Today’s Trillion $ Movie isn’t a movie, per se, but an extended teleplay — arguably the creepiest and most memorable episode from The Alfred Hitchcock Hour series that ran from 1962 to 1965. The series encompassed 93 episodes, each introduced by the master of suspense, employing his inimitable dry wit, and each boasting a surprise final twist to shock and entertain viewers.
The Jar, a Southern Gothic-flavored tale, introduces Charlie Hill, who becomes the toast of Wilder’s Hollow in the Louisiana swamp country after he shells out $12.25 to buy a freak sideshow relic from a carnival barker. The relic, a mysterious jar, contains a deformed, pulpy creature floating in formaldehyde. Charlie has never gotten much respect in Wilder’s Hollow — least of all from his slutty, two-timing wife Thedy Sue — but his acquisition gives him new status. The townsfolk gather nightly in Charlie’s parlor to gaze at the jar. Everyone takes something different away from the experience, coming to project their long-held fears and traumas.
What makes The Jar so eerie? It holds a powerful, primeval appeal, growing out of “The Thing” in the jar. Ray Bradbury wrote the original 1944 short story upon which the teleplay was based, and he described the creature as “one of those pale things drifting in alcohol plasma…with its peeled, dead eyes staring out at you and never seeing you.” Bradbury later wrote many more carnival-themed horror stories, collecting this one in his anthologies The October Country and The Dark Carnival, before going on to complete his masterful carnival opus Something Wicked This Way Comes.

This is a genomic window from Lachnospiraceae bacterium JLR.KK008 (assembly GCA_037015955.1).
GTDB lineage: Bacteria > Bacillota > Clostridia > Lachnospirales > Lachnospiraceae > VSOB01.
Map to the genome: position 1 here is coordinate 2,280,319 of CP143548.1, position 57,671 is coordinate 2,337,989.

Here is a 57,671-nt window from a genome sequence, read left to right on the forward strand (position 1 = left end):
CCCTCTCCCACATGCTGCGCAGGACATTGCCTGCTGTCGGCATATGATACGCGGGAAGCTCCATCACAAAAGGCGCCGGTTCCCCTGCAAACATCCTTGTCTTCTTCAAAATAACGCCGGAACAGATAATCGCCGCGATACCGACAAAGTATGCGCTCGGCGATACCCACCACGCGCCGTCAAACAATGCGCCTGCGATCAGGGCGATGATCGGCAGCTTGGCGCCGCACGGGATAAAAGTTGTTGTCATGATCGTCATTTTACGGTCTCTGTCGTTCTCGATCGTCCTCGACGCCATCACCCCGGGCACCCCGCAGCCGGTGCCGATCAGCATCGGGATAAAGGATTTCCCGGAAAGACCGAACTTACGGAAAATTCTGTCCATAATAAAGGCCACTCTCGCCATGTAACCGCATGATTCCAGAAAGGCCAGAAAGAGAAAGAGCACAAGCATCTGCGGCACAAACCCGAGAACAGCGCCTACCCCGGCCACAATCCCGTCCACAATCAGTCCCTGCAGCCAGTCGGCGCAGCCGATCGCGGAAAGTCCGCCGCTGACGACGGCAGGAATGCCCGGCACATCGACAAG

Besides its strong narrative arc, the episode also benefits from an exceptional cast, mostly veteran TV performers who got a chance here to show much more dramatic range than we associate with them. Pat Buttram, Mr. Haney on Green Acres, plays Charlie and George Lindsey, Goober on Mayberry RFD, appears as the dumb-bunny Juke. Other players include Slim Pickens, Jane Darwell and Joceyln Brando, Marlon’s sister.
Norman Lloyd, who directed, was one of the original members of the Mercury Theatre with Orson Welles and John Houseman. Lloyd originally came Hollywood at Hitchock’s invitation to handle a small role in Saboteur and remained a lifelong associate, advancing to executive producer for The Alfred Hitchcock Hour. He obviously had a taste for the macabre, as besides Hitchcock, he counted Christopher Lee as a close friend.
Unfortunately, YouTube doesn’t host The Jar intact, so you’ll have to watch it in four short segments. When the picture freezes at the end of each segment, that’s the signal to move on to the next chapter. Hope you enjoy, and do return next Friday for another Trillion ($) Movie.ARVE Error: need id and provider